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Electrophysiologic effects of intravenous and oral sotalol for sustained ventricular tachycardia secondary to coronary artery disease

Authors
Journal
The American Journal of Cardiology
0002-9149
Publisher
Elsevier
Publication Date
Volume
61
Issue
13
Identifiers
DOI: 10.1016/0002-9149(88)90116-6
Keywords
  • Arrhythmias And Conduction Disturbances
Disciplines
  • Biology
  • Medicine
  • Pharmacology

Abstract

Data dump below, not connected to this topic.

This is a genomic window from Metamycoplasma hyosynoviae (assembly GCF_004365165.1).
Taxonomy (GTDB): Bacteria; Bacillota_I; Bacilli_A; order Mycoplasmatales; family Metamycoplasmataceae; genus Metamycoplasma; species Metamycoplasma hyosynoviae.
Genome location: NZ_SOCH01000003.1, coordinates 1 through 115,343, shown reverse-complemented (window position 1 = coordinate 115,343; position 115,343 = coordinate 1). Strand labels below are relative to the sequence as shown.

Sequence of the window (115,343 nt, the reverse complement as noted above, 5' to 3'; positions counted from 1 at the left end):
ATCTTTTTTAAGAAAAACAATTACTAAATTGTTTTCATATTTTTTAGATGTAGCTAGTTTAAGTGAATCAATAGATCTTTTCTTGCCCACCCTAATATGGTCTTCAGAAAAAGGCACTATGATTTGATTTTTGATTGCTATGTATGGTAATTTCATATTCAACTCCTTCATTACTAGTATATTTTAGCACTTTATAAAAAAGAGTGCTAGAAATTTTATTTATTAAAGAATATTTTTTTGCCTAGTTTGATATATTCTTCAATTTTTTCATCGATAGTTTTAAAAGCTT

Abstract The electrophysiologic effects of intravenous sotalol (1.5 mg/kg load followed by 0.008 mg/kg maintenance, mean dose 150 ± 23 mg) and oral sotalol (mean dose 583 ± 204 mg daily) were prospectively evaluated in 16 patients undergoing electrophysiologic evvaluation for sustained ventricular tachycardia (VT) secondary to coronary artery disease. Electrocardiographic intervals, indexes of sinus and atrioventricular node function and indexes of atrial and ventricular function were assessed. Inducibility or noninducibility of sustained VT and characteristics of the induced arrhythmia were also evaluated. Intravenous and oral sotalol exerted similar β-blocking effects, which included significant prolongation of sinus cycle length (baseline 820 ± 165 ms, intravenous sotalol 1,077 ± 206 ms, oral sotalol 1,141 ± 306 ms), AH interval (baseline 126 ± 43, intravenous sotalol 169 ± 42, oral sotalol 197 ± 55 ms) and Wenckebach cycle length (baseline 375 ± 70, intravenous sotalol 460 ± 84, oral sotalol 449 ± 68 ms). Both intravenous and oral sotalol also prolonged repolarization and refractoriness including significant increases in QT interval (baseline 338 ± 47, intravenous sotalol 417 ± 35, oral sotalol 450 ± 70 ms), atrial effective refractory period (baseline 240 ± 38, intravenous sotalol 330 ± 71, oral sotalol 299 ± 26 ms) and right ventricular effective refractory period (baseline 241 ± 16, intravenous sotalol 289 ± 35, oral sotalol 291 ± 22 ms). Both intravenous and oral sotalol significantly slowed the cycle length of induced VT (baseline 265 ± 53, intravenous sotalol 351 ± 31, oral sotalol 331 ± 64 ms) and increased the mean arterial pressure during VT (baseline 45 ± 14 mm Hg, intravenous sotalol 78 ± 13 mm Hg, oral sotalol 65 ± 25 mm Hg). Intravenous and oral sotalol prevented induction of sustained VT in a similar percentage of patients (intravenous sotalol 2 of 9, 22%, oral sotalol 2 of 11, 18%). The observed electropharmacologic effects of intravenous and oral sotalol did not correlate with plasma concentration. Intravenous and oral sotalol have similar qualitative electrophysiologic effects but the specific quantitative effects observed may vary among individual patients.

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